End of the Rainbow gives us an intimate look into the tragic end of Judy Garland's life

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End of the Rainbow | Ace Productions | Jericho Arts Centre | April 26 – May 20, 2017  

“Give me the phone!” yells Judy Garland as she teeters on the window ledge outside her London hotel room. Her Scottish pianist, Anthony Chapman, reluctantly passes her the phone and she proceeds to guilt the hotel manager into getting an extension on their bill. This is just one of the erratic moments that we see from Garland as she spirals closer to self-destruction in this gripping drama set during her comeback run of shows in 1960s London.

Janet Gigliotti embodies the spirit of Judy Garland — her joy, her frenzied outbursts, and her gift of song. We’re immediately shown her eccentricities as she insists that her hotel room is smaller than the others, while her fifth fiancé, Mickey Deans (Jeffrey Hoffman), tries to tell her they are all the same.

The set transported us to the 60s with furniture from the era. With a piano upstage, that served for both hotel room rehearsals and performances, the space transformed well from her hotel room to the “Talk of the Town” theatre where Judy performed. It was complete with a rainbow archway with inset coloured lights.

Upon first hearing from him, it seemed that Deans was too young and meek for the role of Garland’s husband-to-be, but after his age was finally acknowledged this helped to validate the casting choice. He seemed to take a while to get comfortable in the role, but as things became more intense he eased into his husband/manager duality and moved from doting to controlling very quickly. He seemed much more comfortable in the role when he was got to be angry.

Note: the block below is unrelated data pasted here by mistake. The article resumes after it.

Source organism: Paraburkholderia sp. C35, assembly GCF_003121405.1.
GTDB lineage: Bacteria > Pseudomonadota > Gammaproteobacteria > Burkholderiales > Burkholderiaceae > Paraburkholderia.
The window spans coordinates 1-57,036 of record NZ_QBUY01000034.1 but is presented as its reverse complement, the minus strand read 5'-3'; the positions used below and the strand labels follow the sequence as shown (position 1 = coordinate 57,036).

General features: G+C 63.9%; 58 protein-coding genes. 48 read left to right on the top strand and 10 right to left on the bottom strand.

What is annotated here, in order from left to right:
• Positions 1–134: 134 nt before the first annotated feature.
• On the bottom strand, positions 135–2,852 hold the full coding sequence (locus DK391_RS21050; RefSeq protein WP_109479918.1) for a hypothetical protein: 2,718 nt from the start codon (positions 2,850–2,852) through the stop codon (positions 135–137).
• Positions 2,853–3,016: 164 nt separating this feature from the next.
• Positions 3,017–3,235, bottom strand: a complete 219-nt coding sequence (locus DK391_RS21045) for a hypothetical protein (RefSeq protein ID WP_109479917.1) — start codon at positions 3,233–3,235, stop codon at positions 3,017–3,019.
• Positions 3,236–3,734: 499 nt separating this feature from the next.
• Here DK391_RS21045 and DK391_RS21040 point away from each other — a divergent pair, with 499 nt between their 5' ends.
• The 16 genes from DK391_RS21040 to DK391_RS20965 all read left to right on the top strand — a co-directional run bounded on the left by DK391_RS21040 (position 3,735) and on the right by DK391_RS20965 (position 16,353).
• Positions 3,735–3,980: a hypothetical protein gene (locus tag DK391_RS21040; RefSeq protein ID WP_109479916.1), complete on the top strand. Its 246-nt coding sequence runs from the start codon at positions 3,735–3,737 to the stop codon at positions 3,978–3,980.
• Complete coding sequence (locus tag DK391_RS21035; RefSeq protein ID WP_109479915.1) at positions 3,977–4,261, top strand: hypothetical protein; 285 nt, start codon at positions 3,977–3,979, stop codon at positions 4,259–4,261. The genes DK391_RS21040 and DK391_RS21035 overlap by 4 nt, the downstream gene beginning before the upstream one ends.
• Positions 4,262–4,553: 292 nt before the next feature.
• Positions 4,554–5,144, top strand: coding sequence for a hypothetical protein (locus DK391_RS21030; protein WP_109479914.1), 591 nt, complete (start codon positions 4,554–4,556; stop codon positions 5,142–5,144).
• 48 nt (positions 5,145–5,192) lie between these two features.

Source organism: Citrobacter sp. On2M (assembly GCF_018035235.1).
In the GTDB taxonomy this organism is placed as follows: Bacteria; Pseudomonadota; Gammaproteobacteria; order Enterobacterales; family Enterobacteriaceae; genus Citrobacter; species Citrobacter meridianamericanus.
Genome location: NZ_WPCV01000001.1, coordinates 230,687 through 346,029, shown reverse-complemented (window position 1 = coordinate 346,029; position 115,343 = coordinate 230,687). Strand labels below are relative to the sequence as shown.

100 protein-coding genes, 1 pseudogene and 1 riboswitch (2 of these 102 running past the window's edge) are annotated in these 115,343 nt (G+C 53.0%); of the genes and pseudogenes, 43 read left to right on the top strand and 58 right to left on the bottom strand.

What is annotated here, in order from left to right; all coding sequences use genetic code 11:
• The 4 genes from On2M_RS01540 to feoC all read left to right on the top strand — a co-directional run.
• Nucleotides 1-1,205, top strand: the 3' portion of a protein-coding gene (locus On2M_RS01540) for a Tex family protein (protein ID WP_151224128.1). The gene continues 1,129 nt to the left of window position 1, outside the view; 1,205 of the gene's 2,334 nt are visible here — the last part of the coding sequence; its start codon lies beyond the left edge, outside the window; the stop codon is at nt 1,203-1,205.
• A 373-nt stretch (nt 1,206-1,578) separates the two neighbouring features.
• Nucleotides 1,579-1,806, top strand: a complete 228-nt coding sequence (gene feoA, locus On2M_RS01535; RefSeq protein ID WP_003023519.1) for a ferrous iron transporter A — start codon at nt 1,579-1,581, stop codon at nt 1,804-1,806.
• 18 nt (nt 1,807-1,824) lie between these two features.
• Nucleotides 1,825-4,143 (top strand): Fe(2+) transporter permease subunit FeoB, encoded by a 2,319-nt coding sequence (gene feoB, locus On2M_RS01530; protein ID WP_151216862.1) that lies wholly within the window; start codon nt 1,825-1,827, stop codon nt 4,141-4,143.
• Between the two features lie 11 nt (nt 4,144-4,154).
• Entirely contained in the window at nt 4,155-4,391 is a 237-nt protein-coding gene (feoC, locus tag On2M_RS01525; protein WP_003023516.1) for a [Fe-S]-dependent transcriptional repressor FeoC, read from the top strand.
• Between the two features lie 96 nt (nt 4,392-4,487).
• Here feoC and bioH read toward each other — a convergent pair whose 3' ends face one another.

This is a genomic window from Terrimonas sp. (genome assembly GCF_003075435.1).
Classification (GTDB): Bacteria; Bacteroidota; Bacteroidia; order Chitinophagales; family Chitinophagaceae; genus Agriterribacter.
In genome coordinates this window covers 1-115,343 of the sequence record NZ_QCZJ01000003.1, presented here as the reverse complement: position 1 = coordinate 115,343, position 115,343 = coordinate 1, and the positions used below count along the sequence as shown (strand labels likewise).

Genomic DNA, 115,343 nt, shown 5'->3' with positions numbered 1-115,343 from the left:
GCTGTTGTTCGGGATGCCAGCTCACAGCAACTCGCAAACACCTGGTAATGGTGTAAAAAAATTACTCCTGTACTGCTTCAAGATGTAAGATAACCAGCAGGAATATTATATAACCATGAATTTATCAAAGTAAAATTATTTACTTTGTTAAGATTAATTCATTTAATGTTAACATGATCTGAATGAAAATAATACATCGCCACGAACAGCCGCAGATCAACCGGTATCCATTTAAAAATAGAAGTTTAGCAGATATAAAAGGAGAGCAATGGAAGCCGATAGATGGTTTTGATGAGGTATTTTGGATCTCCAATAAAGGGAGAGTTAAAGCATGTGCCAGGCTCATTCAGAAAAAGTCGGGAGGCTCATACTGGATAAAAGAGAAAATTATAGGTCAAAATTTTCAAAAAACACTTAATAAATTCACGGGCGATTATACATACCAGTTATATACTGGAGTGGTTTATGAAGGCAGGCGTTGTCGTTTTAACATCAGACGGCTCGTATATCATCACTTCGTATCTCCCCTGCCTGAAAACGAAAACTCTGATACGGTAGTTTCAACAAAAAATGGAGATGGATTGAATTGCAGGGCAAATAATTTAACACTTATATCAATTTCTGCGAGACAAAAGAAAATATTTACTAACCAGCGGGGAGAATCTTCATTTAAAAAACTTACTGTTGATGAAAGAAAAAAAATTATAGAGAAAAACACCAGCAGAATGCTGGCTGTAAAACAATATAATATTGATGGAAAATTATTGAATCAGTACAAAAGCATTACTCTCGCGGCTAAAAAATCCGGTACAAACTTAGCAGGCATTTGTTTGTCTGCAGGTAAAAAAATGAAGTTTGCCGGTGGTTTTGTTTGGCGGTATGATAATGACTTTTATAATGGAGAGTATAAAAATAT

Garland brings up her former husbands quite often, which irks Deans and sets off many of their fights. Another source of tension is her constant requests for drugs or alcohol, which Mickey refuses — until Garland refuses to sing without them.

Deans also clashes with Chapman (Gordon Roberts) who cares deeply about Garland and sees Deans as exploiting her talents for his own ends. Roberts was wonderful as the sensitive Chapman who offers to take care of Garland and even proposes that she come live with him in the country where they could have a quiet life away from all her troubles. Garland seems to feel an unexplained loyalty to Deans and turns him down.

The moment between Chapman and Garland shows her desire for a different kind of life while at the same time feeling trapped in the only one she’s ever known. “I don’t want to be loved up there; I want to be loved down here,” she laments, admitting that the love of her fans can never fill the void she feels in her private life.

Some other brilliant lines that come out of Garland’s mouth include: “I could vomit my dinner in their laps and still be glamorous,” “Whenever I drink water I always feel like I’m missing out on something,” and ““My chin and tits are in a race to my knees.”

Some of the best moments, though, are during her “Talk of the Town” sets when she seems the most at peace. Songs on her set list included “I Can't Give You Anything but Love, Baby,” “Just in Time,” “You Made Me Love You (I Didn't Want to Do It),” “The Trolley Song,” “The Man that Got Away,” “When You’re Smiling,” “Come Rain or Come Shine,” and of course, “Over the Rainbow.”

Garland has a self-assured attitude that seems unwavering until her public persona starts to crack. Her BBC radio interview is a disaster and soon after she leaves the theatre during a show to find a drink. Deans tries everything to convince her that she needs to go back to the theatre and finish the show. There is a great deal of forced tenderness, and he finally offers to let her have a pill if she’ll go back.

Garland ended up marrying Deans, but she died three months later in 1969. This is a compelling story of the beginning of the tragic end for this bright star who burned out much too early. 

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